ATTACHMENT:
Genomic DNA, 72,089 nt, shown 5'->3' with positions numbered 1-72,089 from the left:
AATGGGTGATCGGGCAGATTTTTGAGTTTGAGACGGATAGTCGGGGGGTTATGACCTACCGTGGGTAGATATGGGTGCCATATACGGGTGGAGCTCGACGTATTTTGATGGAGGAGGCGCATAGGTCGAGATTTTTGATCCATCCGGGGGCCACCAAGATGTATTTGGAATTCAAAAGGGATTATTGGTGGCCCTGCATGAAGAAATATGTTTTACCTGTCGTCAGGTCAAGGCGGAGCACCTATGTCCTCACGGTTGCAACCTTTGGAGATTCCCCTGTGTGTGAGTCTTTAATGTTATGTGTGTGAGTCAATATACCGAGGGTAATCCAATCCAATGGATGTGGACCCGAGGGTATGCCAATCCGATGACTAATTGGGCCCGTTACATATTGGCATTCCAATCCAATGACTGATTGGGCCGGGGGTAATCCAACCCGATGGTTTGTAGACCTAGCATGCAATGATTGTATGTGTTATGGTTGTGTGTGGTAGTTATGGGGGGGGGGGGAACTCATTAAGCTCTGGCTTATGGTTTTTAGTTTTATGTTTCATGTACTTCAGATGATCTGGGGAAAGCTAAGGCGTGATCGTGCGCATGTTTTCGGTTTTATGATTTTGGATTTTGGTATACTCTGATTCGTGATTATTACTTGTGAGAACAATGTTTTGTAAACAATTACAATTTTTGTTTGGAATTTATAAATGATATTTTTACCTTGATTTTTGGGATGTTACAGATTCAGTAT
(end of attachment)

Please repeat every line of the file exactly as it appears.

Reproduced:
Genomic DNA, 72,089 nt, shown 5'->3' with positions numbered 1-72,089 from the left:
AATGGGTGATCGGGCAGATTTTTGAGTTTGAGACGGATAGTCGGGGGGTTATGACCTACCGTGGGTAGATATGGGTGCCATATACGGGTGGAGCTCGACGTATTTTGATGGAGGAGGCGCATAGGTCGAGATTTTTGATCCATCCGGGGGCCACCAAGATGTATTTGGAATTCAAAAGGGATTATTGGTGGCCCTGCATGAAGAAATATGTTTTACCTGTCGTCAGGTCAAGGCGGAGCACCTATGTCCTCACGGTTGCAACCTTTGGAGATTCCCCTGTGTGTGAGTCTTTAATGTTATGTGTGTGAGTCAATATACCGAGGGTAATCCAATCCAATGGATGTGGACCCGAGGGTATGCCAATCCGATGACTAATTGGGCCCGTTACATATTGGCATTCCAATCCAATGACTGATTGGGCCGGGGGTAATCCAACCCGATGGTTTGTAGACCTAGCATGCAATGATTGTATGTGTTATGGTTGTGTGTGGTAGTTATGGGGGGGGGGGGAACTCATTAAGCTCTGGCTTATGGTTTTTAGTTTTATGTTTCATGTACTTCAGATGATCTGGGGAAAGCTAAGGCGTGATCGTGCGCATGTTTTCGGTTTTATGATTTTGGATTTTGGTATACTCTGATTCGTGATTATTACTTGTGAGAACAATGTTTTGTAAACAATTACAATTTTTGTTTGGAATTTATAAATGATATTTTTACCTTGATTTTTGGGATGTTACAGATTCAGTAT